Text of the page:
* With the inauguration of the new constitution, the President raised Thondaman, the leader of the plantation workers and president of their biggest union, the CWC, to cabinet rank. Another (UNP) Tamil, Devanayagam, was already Minister of Justice!
But the President reckoned without the racists in his government who kept up a constant barrage of anti-Tamil propaganda within parliament and out. Mathew, the Minister of Industries, made a dramatic ‘exposure’ in the House of the way Tamil examiners were cheating in the marking of ‘A’ level Tamil medium papers to the detriment of Sinhala students. The charge was never investigated officially, (despite demands by the university teachers both Sinhala and Tamil), but Mathew had found another platform – and a privileged one at that — to broadcast his poisonous views. And if that was not enough, he made use of the government press to publish and distribute free of charge a book of his accusations with a preface by a bhikku in Sinhala and English. De Alwis, the Minister of State, sang the praises of the priests who had set out once again from their viharas and their temples to save Buddhism from the marauding Tamils. ‘But for the venerable monks’, he pointed out, there would be no Sinhala race … no Buddhism … no culture known as the culture of Sri Lanka. ‘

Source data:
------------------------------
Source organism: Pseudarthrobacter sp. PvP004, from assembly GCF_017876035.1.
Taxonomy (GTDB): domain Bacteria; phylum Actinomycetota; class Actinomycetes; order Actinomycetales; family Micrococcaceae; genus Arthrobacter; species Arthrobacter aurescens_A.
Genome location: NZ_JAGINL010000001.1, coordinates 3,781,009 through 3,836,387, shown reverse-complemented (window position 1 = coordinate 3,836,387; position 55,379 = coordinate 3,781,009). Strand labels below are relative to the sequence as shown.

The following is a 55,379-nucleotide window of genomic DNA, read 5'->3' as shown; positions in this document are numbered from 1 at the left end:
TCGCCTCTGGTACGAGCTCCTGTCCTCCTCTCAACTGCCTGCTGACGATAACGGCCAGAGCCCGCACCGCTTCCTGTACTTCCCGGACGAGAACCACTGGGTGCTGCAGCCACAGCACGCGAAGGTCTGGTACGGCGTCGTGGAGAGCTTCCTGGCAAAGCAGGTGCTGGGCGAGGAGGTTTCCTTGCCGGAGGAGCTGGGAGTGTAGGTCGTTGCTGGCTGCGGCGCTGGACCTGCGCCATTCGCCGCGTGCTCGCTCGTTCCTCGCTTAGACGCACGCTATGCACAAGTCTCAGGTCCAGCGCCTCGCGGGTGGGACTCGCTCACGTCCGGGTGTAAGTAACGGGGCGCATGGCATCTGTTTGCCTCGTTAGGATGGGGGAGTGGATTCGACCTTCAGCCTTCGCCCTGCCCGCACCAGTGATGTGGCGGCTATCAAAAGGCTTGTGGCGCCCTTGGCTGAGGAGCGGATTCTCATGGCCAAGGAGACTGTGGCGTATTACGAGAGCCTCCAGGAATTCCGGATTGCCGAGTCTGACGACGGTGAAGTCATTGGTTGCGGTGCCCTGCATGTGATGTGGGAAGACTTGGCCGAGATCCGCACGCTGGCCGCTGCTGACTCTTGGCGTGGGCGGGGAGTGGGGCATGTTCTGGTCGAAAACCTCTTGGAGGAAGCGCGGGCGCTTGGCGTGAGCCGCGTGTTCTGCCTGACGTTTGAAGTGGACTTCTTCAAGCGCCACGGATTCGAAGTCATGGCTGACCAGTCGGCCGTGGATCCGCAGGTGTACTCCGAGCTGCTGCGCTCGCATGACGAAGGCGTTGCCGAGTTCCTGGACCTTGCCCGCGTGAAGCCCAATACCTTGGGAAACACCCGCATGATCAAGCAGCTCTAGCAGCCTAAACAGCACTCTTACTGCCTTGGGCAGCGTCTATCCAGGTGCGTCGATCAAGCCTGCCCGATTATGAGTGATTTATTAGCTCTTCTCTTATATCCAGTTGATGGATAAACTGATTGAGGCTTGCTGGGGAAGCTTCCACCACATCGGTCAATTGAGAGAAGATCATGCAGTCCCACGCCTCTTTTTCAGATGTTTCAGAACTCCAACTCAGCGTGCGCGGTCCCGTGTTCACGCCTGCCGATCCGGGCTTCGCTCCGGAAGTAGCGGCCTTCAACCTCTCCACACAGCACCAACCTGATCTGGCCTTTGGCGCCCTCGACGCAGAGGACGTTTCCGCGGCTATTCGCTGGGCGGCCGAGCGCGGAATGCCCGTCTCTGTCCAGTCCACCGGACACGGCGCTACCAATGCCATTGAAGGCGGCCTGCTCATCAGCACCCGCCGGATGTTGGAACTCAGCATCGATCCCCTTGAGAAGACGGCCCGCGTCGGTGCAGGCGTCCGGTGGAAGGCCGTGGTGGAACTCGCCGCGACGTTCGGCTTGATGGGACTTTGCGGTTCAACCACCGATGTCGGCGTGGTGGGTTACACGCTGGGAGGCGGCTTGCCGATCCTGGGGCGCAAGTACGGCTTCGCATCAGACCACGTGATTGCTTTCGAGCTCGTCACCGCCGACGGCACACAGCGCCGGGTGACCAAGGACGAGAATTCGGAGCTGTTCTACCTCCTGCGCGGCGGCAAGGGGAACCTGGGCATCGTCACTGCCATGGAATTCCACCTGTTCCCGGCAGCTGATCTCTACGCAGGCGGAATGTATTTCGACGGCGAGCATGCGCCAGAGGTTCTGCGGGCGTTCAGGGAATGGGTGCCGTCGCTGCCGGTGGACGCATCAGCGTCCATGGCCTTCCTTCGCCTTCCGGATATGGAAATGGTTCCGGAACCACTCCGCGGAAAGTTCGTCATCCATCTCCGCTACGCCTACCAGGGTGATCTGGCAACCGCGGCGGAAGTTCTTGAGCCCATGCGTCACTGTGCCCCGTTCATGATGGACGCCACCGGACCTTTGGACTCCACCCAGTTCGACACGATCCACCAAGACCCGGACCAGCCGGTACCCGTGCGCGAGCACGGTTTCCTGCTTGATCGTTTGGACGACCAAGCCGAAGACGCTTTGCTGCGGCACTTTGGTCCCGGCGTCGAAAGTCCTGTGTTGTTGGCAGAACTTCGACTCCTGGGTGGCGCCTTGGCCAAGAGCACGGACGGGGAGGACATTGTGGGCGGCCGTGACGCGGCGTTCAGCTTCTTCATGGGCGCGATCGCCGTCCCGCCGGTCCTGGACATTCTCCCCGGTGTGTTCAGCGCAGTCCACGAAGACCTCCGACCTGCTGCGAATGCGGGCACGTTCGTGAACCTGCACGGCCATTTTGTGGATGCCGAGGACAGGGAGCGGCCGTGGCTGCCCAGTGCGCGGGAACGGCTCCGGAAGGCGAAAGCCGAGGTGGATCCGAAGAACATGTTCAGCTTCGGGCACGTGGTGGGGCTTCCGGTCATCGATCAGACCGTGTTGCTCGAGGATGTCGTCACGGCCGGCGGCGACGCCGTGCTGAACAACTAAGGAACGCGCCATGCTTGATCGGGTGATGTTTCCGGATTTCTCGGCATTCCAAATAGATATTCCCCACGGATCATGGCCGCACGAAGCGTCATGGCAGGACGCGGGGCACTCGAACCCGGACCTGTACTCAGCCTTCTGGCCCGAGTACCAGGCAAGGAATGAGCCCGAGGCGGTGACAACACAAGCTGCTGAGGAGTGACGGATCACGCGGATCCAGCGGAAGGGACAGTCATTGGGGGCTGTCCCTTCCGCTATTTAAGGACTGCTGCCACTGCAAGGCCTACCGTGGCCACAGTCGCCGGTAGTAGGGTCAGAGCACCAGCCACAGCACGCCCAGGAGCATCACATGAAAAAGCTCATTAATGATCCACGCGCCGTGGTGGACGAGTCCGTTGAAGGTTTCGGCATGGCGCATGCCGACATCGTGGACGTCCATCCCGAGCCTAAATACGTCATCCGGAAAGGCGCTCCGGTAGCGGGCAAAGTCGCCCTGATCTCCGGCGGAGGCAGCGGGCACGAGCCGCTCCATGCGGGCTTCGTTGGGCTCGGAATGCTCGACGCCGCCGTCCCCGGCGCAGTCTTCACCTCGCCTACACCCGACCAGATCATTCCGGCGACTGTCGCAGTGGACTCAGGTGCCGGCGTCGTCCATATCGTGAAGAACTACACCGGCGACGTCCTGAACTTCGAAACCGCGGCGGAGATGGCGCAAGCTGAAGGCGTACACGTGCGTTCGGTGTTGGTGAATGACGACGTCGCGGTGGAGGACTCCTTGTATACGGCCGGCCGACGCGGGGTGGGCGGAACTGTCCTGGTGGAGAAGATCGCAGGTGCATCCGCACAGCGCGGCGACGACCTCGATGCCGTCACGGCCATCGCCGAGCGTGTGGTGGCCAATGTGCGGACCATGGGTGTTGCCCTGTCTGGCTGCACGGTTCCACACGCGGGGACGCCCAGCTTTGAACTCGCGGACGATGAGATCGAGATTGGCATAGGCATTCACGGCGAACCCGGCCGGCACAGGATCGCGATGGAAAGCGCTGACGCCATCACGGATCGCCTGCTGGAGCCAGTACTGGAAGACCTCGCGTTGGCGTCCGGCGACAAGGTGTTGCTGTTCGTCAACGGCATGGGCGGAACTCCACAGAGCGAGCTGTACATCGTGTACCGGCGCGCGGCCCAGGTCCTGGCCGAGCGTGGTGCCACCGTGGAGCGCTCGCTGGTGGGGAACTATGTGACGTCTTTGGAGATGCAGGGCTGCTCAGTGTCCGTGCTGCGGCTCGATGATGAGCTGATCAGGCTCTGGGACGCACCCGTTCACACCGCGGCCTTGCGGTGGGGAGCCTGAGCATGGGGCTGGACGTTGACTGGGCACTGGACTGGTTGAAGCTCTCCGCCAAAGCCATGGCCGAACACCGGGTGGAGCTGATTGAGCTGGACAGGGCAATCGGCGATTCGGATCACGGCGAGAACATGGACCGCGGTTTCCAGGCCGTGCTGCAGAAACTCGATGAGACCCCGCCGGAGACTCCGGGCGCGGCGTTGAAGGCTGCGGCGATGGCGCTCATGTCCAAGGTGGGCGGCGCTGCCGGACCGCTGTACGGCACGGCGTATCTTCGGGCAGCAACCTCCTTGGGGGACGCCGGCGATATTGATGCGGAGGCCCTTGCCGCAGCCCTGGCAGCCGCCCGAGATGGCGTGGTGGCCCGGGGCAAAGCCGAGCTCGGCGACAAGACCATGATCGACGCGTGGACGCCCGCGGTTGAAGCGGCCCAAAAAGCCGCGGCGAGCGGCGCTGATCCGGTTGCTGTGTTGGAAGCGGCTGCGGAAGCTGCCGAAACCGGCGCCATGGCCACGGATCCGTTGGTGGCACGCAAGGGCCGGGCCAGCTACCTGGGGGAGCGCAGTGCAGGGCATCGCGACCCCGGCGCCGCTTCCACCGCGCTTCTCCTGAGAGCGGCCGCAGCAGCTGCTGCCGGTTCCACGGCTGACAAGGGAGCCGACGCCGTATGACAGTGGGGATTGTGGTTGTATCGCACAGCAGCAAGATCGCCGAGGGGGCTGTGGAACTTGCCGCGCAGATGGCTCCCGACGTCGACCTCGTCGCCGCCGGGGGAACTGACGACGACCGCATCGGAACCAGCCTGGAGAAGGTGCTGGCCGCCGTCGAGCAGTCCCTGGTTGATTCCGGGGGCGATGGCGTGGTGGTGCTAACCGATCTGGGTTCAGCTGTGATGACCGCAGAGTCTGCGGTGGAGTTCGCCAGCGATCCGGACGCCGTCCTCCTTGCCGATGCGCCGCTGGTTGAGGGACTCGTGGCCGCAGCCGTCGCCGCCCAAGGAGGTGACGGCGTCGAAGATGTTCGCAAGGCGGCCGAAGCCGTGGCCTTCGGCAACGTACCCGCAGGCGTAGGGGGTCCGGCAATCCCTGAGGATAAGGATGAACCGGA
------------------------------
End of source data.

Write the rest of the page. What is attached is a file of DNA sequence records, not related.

The government-controlled press picked up the racist themes and launched its own campaigns against the Tamils, highlighting racially inflammatory stories and giving different versions of events in the different language papers. Anything that happened in the North, from bank robbery to common assault, was described as terrorism. There was no news of Jaffna except sensational news – no ordinary people there leading ordinary lives–and a culture was growing up in the South which viewed all Tamils, including the TULF!, as terrorists. And again, it was Mathew and his cohorts who, having helped to orchestrate the definition, now provided the solution: ‘Terrorists have to be killed because they are terrorists. They are like mad dogs and no better than that.’